The Monkey Witch

Nicaraguans believe in living simply. They want to earn enough to care for their needs and those of their children. Big cars, long work weeks, and dreams of lavish Hollywood lifestyles aren’t really in their DNA.

They are friendly to strangers and good to their neighbors. Unless you’re at a country rodeo or a rowdy baseball game, you’re not likely to see a fight break out.

Many times here, I’ve had strangers offer help, a cold drink, or a plate of food. They live in close communities and they share in each other’s successes and tragedies. They believe in God.

And they believe in The Monkey Witch.


Known as ‘La Mona Bruja,’ ask any Nicaraguan and they will warn you the Monkey Witch is both real and living among us. Probably 80% of the 7 million citizens here either live with an intense fear of this little goblin or cannot entirely deny the possibility of her existence.

For example, my Spanish teacher the other day, when I asked her if she belived in the Monkey Witch, she said no. Then she said, “but a lot of people here say they’ve seen her jumping from roof to roof… what do you think?”

She believes.

The way it works is as follows:

An old woman lives among us – sharing the same city bus, walking the same streets, going to the bakery. She is very old…But at night she climbs on the roofs of houses, or walks freely through treetops. In one of these trees, or at some secret location, she will leave her skin in a pile or a little box, taking on the unmistakeable shape of a monkey.

Once in monkey form she enters your house and robs you blind. The Monkey Witch leaves with your belongings, puts her skin back on, and goes on with her evening.

What I’m unclear on is whether or not she maintains an appetite for vandalism after the first job. Perhaps she calls it a night or maybe she moves on to your house or mine.

All of this makes reasonable sense to me, but I’m left with a few questions:

1. How does she break in? If she uses magic of some kind, I don’t believe she can be stopped unless the tenant or owner also has combative magic powers. If all she’s doing is picking a lock, looking for a spare key under a mat or plant, punching through a basement window, I dunno – I’m not as impressed.

In her defense, I’ll say that I have not heard of her being caught. So no one could argue that she’s really a good little thief. Other than seeing her run and jump rooftops, she’s not as of yet been apprehended (a) in a home or (b) while committing a crime.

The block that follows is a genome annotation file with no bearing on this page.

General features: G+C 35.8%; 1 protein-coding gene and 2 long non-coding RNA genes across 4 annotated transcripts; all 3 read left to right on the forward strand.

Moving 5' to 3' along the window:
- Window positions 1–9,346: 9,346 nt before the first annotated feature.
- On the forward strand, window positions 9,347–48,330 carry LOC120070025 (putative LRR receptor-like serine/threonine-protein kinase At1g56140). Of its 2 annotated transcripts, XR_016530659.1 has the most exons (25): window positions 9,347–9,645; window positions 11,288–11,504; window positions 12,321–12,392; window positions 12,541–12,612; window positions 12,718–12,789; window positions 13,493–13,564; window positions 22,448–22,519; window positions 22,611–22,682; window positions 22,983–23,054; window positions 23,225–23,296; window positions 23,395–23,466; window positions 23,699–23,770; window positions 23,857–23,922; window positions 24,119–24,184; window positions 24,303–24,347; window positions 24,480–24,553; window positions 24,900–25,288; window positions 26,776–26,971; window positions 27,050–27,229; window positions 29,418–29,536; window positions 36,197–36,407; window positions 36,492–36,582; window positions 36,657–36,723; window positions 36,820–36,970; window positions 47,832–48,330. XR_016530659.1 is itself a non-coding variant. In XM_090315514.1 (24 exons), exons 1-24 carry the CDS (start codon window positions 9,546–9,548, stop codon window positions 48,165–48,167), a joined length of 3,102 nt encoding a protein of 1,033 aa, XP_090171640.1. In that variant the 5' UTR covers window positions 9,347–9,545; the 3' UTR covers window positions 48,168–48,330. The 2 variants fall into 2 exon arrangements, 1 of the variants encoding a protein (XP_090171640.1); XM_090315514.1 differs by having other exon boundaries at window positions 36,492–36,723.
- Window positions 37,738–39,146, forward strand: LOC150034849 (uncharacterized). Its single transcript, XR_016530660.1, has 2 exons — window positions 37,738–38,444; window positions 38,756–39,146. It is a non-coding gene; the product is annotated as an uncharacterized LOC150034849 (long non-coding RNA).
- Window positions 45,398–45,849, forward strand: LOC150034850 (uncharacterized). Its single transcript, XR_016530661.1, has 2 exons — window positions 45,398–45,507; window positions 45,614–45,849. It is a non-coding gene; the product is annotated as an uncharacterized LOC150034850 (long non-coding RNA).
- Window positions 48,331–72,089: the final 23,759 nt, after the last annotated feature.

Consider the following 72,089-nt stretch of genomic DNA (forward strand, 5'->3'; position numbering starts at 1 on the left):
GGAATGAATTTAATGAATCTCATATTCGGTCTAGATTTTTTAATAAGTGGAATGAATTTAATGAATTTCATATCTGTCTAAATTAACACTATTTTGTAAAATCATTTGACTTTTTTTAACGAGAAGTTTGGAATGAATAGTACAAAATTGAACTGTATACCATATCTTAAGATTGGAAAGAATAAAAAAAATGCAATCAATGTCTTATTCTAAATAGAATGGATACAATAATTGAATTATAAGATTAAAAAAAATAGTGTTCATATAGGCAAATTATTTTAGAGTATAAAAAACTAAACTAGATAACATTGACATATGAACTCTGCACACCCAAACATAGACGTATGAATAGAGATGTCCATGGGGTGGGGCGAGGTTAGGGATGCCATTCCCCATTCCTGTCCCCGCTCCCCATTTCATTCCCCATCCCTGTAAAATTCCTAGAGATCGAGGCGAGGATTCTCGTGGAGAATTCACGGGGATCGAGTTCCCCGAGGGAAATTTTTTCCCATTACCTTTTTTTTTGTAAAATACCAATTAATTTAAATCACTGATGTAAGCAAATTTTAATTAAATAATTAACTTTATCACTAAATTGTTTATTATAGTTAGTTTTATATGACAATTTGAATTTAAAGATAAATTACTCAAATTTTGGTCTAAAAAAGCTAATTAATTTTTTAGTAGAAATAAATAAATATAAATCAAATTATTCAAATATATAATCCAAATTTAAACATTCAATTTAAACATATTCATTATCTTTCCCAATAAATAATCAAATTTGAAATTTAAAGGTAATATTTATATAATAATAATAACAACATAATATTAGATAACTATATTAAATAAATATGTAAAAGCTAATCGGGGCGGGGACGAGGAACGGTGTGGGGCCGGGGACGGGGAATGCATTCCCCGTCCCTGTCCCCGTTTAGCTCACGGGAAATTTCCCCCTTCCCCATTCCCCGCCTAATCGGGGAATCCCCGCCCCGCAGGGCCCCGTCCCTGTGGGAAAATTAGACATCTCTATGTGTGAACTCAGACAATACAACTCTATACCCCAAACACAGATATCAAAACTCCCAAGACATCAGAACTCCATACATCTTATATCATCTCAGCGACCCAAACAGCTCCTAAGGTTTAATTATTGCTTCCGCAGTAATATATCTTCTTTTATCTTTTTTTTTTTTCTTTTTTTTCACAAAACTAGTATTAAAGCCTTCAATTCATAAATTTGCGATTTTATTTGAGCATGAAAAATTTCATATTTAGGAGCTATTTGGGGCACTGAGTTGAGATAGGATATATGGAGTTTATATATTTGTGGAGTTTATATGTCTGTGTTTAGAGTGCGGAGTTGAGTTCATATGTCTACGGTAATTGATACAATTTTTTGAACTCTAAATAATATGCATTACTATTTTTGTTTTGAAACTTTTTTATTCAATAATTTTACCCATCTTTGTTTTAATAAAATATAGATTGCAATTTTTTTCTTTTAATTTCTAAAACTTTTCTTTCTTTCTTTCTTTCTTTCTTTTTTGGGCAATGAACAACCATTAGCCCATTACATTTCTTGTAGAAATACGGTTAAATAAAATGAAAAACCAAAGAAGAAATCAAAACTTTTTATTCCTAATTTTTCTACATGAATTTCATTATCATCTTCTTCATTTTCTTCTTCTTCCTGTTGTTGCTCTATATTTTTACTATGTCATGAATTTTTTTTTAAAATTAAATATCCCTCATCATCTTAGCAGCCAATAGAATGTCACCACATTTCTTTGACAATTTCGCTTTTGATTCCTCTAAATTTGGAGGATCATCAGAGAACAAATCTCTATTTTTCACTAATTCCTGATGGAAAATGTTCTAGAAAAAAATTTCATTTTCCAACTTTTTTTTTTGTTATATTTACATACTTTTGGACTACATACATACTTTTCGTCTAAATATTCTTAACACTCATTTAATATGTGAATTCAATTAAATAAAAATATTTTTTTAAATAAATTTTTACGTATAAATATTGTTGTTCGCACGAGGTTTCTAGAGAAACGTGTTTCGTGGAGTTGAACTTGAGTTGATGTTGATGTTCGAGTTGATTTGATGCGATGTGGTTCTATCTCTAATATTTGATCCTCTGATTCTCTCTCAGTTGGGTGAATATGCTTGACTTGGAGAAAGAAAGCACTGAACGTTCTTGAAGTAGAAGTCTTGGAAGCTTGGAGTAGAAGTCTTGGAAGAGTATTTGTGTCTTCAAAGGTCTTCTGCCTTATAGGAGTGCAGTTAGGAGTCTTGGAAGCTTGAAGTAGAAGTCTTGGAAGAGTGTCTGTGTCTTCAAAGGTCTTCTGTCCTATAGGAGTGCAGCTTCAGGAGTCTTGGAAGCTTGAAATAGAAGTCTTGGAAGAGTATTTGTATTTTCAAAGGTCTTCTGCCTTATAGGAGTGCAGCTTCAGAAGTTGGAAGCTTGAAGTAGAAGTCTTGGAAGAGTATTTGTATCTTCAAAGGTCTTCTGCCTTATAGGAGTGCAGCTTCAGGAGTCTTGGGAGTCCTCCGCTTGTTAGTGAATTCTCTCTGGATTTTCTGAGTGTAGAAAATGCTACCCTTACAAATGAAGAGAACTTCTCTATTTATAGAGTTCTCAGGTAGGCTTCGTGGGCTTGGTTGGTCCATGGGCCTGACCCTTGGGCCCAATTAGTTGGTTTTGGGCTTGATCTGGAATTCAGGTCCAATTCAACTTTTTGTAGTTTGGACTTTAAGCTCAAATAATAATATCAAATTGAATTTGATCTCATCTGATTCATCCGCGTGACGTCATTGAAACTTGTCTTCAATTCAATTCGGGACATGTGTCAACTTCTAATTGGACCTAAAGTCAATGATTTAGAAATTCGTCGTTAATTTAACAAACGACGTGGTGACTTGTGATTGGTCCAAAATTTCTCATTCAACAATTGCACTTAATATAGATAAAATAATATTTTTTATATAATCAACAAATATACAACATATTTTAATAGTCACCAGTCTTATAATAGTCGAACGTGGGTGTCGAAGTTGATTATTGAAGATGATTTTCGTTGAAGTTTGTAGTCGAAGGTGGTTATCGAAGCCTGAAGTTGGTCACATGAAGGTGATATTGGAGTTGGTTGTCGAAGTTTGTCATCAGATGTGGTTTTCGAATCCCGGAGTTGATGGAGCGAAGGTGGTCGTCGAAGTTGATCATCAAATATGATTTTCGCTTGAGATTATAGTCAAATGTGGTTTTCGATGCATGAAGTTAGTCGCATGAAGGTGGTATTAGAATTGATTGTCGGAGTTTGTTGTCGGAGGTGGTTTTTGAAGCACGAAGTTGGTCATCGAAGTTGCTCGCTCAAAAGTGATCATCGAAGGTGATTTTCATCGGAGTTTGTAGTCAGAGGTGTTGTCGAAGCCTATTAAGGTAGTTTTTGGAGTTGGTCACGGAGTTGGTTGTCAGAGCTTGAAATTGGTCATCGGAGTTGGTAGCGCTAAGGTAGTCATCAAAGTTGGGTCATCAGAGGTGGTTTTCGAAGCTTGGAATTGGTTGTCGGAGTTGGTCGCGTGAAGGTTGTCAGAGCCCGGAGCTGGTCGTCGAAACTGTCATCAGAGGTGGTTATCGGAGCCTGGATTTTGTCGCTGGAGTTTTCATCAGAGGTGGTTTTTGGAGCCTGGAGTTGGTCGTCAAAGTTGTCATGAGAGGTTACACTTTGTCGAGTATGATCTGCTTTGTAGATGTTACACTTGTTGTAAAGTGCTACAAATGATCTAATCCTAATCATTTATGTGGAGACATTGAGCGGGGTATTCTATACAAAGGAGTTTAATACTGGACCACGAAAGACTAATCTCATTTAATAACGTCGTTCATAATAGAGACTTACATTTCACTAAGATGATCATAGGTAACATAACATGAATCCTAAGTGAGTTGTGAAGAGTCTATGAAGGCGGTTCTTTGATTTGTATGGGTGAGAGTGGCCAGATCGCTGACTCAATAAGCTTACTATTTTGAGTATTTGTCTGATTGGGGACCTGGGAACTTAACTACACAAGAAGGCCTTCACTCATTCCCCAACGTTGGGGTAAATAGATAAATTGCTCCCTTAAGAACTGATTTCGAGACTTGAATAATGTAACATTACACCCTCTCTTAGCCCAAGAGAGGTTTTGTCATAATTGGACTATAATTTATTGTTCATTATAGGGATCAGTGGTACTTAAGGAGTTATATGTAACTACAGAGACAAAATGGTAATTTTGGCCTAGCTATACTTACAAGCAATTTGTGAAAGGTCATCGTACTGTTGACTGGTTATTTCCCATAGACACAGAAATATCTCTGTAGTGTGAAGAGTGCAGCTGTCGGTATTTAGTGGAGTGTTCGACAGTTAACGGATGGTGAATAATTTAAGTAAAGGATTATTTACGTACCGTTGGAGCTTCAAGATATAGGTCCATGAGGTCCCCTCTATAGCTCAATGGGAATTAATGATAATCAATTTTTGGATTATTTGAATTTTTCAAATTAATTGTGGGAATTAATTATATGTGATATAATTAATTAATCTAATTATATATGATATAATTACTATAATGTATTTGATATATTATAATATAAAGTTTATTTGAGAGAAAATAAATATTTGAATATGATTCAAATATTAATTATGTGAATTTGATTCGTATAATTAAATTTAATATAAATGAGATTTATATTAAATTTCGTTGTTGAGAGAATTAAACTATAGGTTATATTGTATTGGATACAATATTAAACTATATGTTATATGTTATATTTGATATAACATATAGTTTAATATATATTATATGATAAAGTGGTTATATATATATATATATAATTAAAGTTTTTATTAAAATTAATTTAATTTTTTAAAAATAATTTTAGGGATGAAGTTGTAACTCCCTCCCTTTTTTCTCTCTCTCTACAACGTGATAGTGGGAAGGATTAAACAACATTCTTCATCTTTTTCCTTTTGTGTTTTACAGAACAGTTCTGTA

Jumping through trees and rooftops isn’t against any law I’m aware of.

2. How dangerous could a monkey be in a physical confrontation? I think the answer here is quite dangerous. From what I’m told, even a small monkey could inflict a lot of damage, especially if they have something handy to throw or bludgeon with. A large monkey is apparently much stronger than a human. That being said, I’m relieved in a way to know that The Monkey Witch isn’t known for violent behavior, though now that I think about it I have heard the claims that she sometimes steals children. Most likely the children do not fare well under her care, probably eaten. Keeping in mind it’s the bad children she steals maybe that kind of tempers the loss.

Knowing all this, we can surmise she is both quick and cunning with at least a reasonable amount of strength.

3. What can be done to stop The Monkey Witch? It seems that some kind of trap could be handy here. Maybe a cage with money or a laptop or some tasty food inside could ensnare her. I don’t know. Perhaps a small child could be left sleeping just inside a doorway as bait. Once the Monkey Witch comes for the kid, the door slams shut, trapping the crafty old woman inside and the child more than likely no worse for wear.

What we know:

Old woman. Very crafty and smart. Will stop at nothing to break in to your home and she is a world-class burgler. Highly capable physically and can jump great distances.

What we don’t know:

How well she can handle herself in a confrontation with a full-grown man.

How she can remove her skin and put it back on again, nor why she would want to.

Could she be someone we think we know at the moment and if so, how do we go about vetting the old women in our towns to make sure they aren’t The Monkey Witch?

We don’t know what her next target is and we don’t know when.

My advice:

Don’t keep too many valuables in your home, but perhaps just enough that she doesn’t suspect you of hiding things from her. Same theory as having a ‘dummy wallet’ in a high-risk country.

I would be careful being close friends with old women. If you do interact with any, and they start asking you questions like “where you live? you keep any laptops or guns at the house…any cash?” or other things like that, well, I think you know who you’re dealing with.

I don’t believe in The Monkey Witch. Then again, maybe I’ll make sure my doors are all locked.

I mean, just in case.